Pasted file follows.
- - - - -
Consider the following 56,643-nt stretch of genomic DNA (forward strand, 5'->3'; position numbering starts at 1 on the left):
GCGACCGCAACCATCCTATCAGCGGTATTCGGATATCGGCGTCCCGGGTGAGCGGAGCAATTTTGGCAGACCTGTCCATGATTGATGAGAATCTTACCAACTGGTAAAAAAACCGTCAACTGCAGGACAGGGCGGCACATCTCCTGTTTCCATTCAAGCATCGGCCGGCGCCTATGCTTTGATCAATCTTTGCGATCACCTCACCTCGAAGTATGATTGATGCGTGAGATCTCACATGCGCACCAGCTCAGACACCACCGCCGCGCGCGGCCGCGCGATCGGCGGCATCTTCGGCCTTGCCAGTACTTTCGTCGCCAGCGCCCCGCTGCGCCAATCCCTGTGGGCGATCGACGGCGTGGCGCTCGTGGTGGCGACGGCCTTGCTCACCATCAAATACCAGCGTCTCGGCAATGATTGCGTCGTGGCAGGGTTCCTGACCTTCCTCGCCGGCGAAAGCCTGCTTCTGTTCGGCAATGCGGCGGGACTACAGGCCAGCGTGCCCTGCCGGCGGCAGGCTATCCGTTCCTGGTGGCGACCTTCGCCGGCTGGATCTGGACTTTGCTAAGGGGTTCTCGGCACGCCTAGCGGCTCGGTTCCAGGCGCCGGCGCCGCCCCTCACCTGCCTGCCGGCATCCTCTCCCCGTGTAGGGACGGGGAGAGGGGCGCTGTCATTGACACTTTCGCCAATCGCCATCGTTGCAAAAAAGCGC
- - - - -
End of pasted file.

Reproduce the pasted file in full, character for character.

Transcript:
Consider the following 56,643-nt stretch of genomic DNA (forward strand, 5'->3'; position numbering starts at 1 on the left):
GCGACCGCAACCATCCTATCAGCGGTATTCGGATATCGGCGTCCCGGGTGAGCGGAGCAATTTTGGCAGACCTGTCCATGATTGATGAGAATCTTACCAACTGGTAAAAAAACCGTCAACTGCAGGACAGGGCGGCACATCTCCTGTTTCCATTCAAGCATCGGCCGGCGCCTATGCTTTGATCAATCTTTGCGATCACCTCACCTCGAAGTATGATTGATGCGTGAGATCTCACATGCGCACCAGCTCAGACACCACCGCCGCGCGCGGCCGCGCGATCGGCGGCATCTTCGGCCTTGCCAGTACTTTCGTCGCCAGCGCCCCGCTGCGCCAATCCCTGTGGGCGATCGACGGCGTGGCGCTCGTGGTGGCGACGGCCTTGCTCACCATCAAATACCAGCGTCTCGGCAATGATTGCGTCGTGGCAGGGTTCCTGACCTTCCTCGCCGGCGAAAGCCTGCTTCTGTTCGGCAATGCGGCGGGACTACAGGCCAGCGTGCCCTGCCGGCGGCAGGCTATCCGTTCCTGGTGGCGACCTTCGCCGGCTGGATCTGGACTTTGCTAAGGGGTTCTCGGCACGCCTAGCGGCTCGGTTCCAGGCGCCGGCGCCGCCCCTCACCTGCCTGCCGGCATCCTCTCCCCGTGTAGGGACGGGGAGAGGGGCGCTGTCATTGACACTTTCGCCAATCGCCATCGTTGCAAAAAAGCGC